The renewable energy tax credits offered by both the federal and state taxing authorities are the cornerstone of the solar industry and its marketing programs. This tax incentive can subsidize up to 65 percent of the cost of both solar water heating and photovoltaic (PV) systems, making the decision to go green a virtual no brainer for most consumers.

It is imperative that taxpayers get a clear understanding of exactly how these tax credits work to avoid getting any surprises or disappointment after their returns are filed and the actual refunds don’t quite measure up to their expectations.

These are the basic premises:

• To utilize the tax credits, the taxpayer must incur income tax liability

• Federal — an unlimited 30 percent of cost; unused credits in that tax year are carried forward to future tax years

• State of Hawaii — 35 percent of cost, but limited to a $5,000 cap per qualified PV system; $2,250 cap per solar water heater; unused credits carry forward to future tax years

• If a taxpayer has little or no tax liability on the Hawaii tax return (income consists of non-taxable pensions), a 24.5 percent tax rebate can be elected in lieu of the 35 percent tax credit

In calculating the applicable tax credit, the following assumptions are made:


1) A 30-panel PV system, qualifying as “three systems,” amounts to $45,000 gross price.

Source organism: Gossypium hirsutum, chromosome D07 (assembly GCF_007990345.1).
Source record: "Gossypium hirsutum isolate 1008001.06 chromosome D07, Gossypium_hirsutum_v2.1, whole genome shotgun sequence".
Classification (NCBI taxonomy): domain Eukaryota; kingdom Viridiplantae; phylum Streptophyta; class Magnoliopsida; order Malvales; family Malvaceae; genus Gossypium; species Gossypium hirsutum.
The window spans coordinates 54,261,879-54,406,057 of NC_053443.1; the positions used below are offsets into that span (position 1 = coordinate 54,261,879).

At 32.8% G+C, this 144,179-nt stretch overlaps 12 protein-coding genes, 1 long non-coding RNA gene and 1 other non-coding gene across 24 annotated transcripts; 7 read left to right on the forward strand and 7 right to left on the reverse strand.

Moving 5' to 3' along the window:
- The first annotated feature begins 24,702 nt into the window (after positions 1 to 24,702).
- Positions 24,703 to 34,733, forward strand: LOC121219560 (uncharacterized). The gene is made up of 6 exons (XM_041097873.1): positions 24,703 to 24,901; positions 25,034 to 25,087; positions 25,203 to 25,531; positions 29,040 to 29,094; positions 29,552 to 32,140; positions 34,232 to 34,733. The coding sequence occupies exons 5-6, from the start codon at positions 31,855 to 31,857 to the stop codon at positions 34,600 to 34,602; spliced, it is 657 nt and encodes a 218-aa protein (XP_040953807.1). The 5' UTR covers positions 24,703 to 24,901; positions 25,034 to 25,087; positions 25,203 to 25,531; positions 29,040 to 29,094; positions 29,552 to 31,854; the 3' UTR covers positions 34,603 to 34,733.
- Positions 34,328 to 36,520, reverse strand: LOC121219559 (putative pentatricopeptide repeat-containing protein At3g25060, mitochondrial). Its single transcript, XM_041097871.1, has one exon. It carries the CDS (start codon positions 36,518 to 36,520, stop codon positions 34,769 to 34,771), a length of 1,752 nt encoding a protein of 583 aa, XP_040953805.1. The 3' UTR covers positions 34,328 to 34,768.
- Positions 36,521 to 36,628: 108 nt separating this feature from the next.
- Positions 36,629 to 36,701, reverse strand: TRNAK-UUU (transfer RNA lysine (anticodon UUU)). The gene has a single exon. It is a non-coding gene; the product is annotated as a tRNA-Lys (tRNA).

2) For federal credit, $45,000 is multiplied by .30 for a total of $13,500.

3) The federal gross tax liability is $15,000.

4) For federal net tax liability, $13,500 is subtracted from $15,000, totaling $1,500.

5) No credits to carry forward.

6) The total income tax withheld is $16,000.

7) For the tax refund, $1,500 is subtracted from $16,000, totaling $14,500 ($13,500 attributed to tax credit).

The same procedure applies to calculating the Hawaii credit:

1) For state credit, $45,000 is multiplied by .35, totaling $15,750 but limited to the $15,000 cap.


2) The state gross tax liability is $8,000.

3) For the state net tax liability, $8,000 is subtracted from $8,000, totaling 0.

4) The credit to be carried forward is $15,000 minus $8,000, totaling $7,000.

5) Total income tax withheld is $7,500.

6) For the tax refund, nothing is subtracted from $7,500. Is $500 “missing?”

In this scenario, several contradictions may appear to have occurred. The $28,500 of tax credits is only 63.33 percent of the purchase price, not the often-quoted 65 percent. This lies with the Hawaii $5,000 per system cap.

The total refund attributed to the energy credits is a combined $21,000 ($13,500 + $7,500), not the anticipated $28,500. This occurs because $7,000 will be carried forward on the state return.

Finally, what happened to the “missing” $500 of the state credit? The credit applied is $8,000, but the refund is only $7,500. The answer is nothing. That amount was never paid to the state as either tax withholding, estimated tax payments or past tax refunds applied to the following year. While the net tax liability was reduced to zero ($8,000 -$8,000), the total taxes actually withheld was $7,500.

While the renewable energy credits are an integral part of the decision to “go solar,” consumers must be wary of companies that overemphasize that part of the equation. Some have gone so far as to illustrate 33 panels as “five systems” for the Hawaii tax credit, whereas “three systems” are more likely to be accepted. But, it’s up to the taxpayer to make the claim, not the solar company. In the event that the tax department challenges the claim, the consumer will be the one to “take the hit” in an adverse ruling. There have already been reports of a “crackdown” by the tax department in this regard.


For information on designing efficient and economical solar systems, call Hi-Power Solar at 342-0802.

CONTACT: 342-0802


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